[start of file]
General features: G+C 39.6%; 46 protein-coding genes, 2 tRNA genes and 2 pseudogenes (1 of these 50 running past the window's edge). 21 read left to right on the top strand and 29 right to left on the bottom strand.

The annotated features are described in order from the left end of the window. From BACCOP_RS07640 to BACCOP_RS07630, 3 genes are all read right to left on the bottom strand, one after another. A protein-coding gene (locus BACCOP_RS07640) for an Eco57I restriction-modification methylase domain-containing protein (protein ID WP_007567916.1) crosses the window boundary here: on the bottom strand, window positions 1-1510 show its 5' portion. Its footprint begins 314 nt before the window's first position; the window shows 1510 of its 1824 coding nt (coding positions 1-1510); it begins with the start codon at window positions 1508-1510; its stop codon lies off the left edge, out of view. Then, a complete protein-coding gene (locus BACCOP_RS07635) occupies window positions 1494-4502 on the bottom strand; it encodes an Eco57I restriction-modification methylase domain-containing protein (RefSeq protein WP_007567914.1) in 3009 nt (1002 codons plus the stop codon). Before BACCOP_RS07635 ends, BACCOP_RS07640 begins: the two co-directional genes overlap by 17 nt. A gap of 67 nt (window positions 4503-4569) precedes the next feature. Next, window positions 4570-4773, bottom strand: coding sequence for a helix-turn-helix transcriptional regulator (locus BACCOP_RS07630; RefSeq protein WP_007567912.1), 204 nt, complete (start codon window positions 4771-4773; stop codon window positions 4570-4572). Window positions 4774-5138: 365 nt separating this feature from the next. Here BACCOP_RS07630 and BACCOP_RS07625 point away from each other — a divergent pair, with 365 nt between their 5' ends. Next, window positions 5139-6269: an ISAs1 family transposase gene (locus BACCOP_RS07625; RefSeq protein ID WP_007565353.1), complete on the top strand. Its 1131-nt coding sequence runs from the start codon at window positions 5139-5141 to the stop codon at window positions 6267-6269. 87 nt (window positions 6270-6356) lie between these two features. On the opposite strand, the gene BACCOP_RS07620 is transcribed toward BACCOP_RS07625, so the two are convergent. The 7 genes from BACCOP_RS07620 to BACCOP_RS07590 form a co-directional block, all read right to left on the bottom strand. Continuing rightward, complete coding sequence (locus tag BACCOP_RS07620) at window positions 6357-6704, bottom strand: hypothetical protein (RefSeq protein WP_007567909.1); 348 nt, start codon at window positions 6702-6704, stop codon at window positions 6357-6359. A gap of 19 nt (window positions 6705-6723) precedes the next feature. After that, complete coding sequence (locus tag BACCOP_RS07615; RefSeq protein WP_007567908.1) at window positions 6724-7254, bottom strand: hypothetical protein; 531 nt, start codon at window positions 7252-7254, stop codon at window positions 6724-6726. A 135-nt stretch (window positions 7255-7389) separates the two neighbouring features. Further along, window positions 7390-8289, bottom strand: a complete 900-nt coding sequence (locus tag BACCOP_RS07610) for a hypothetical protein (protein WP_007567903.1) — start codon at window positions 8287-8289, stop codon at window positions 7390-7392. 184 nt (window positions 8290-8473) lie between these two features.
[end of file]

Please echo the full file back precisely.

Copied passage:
General features: G+C 39.6%; 46 protein-coding genes, 2 tRNA genes and 2 pseudogenes (1 of these 50 running past the window's edge). 21 read left to right on the top strand and 29 right to left on the bottom strand.

The annotated features are described in order from the left end of the window. From BACCOP_RS07640 to BACCOP_RS07630, 3 genes are all read right to left on the bottom strand, one after another. A protein-coding gene (locus BACCOP_RS07640) for an Eco57I restriction-modification methylase domain-containing protein (protein ID WP_007567916.1) crosses the window boundary here: on the bottom strand, window positions 1-1510 show its 5' portion. Its footprint begins 314 nt before the window's first position; the window shows 1510 of its 1824 coding nt (coding positions 1-1510); it begins with the start codon at window positions 1508-1510; its stop codon lies off the left edge, out of view. Then, a complete protein-coding gene (locus BACCOP_RS07635) occupies window positions 1494-4502 on the bottom strand; it encodes an Eco57I restriction-modification methylase domain-containing protein (RefSeq protein WP_007567914.1) in 3009 nt (1002 codons plus the stop codon). Before BACCOP_RS07635 ends, BACCOP_RS07640 begins: the two co-directional genes overlap by 17 nt. A gap of 67 nt (window positions 4503-4569) precedes the next feature. Next, window positions 4570-4773, bottom strand: coding sequence for a helix-turn-helix transcriptional regulator (locus BACCOP_RS07630; RefSeq protein WP_007567912.1), 204 nt, complete (start codon window positions 4771-4773; stop codon window positions 4570-4572). Window positions 4774-5138: 365 nt separating this feature from the next. Here BACCOP_RS07630 and BACCOP_RS07625 point away from each other — a divergent pair, with 365 nt between their 5' ends. Next, window positions 5139-6269: an ISAs1 family transposase gene (locus BACCOP_RS07625; RefSeq protein ID WP_007565353.1), complete on the top strand. Its 1131-nt coding sequence runs from the start codon at window positions 5139-5141 to the stop codon at window positions 6267-6269. 87 nt (window positions 6270-6356) lie between these two features. On the opposite strand, the gene BACCOP_RS07620 is transcribed toward BACCOP_RS07625, so the two are convergent. The 7 genes from BACCOP_RS07620 to BACCOP_RS07590 form a co-directional block, all read right to left on the bottom strand. Continuing rightward, complete coding sequence (locus tag BACCOP_RS07620) at window positions 6357-6704, bottom strand: hypothetical protein (RefSeq protein WP_007567909.1); 348 nt, start codon at window positions 6702-6704, stop codon at window positions 6357-6359. A gap of 19 nt (window positions 6705-6723) precedes the next feature. After that, complete coding sequence (locus tag BACCOP_RS07615; RefSeq protein WP_007567908.1) at window positions 6724-7254, bottom strand: hypothetical protein; 531 nt, start codon at window positions 7252-7254, stop codon at window positions 6724-6726. A 135-nt stretch (window positions 7255-7389) separates the two neighbouring features. Further along, window positions 7390-8289, bottom strand: a complete 900-nt coding sequence (locus tag BACCOP_RS07610) for a hypothetical protein (protein WP_007567903.1) — start codon at window positions 8287-8289, stop codon at window positions 7390-7392. 184 nt (window positions 8290-8473) lie between these two features.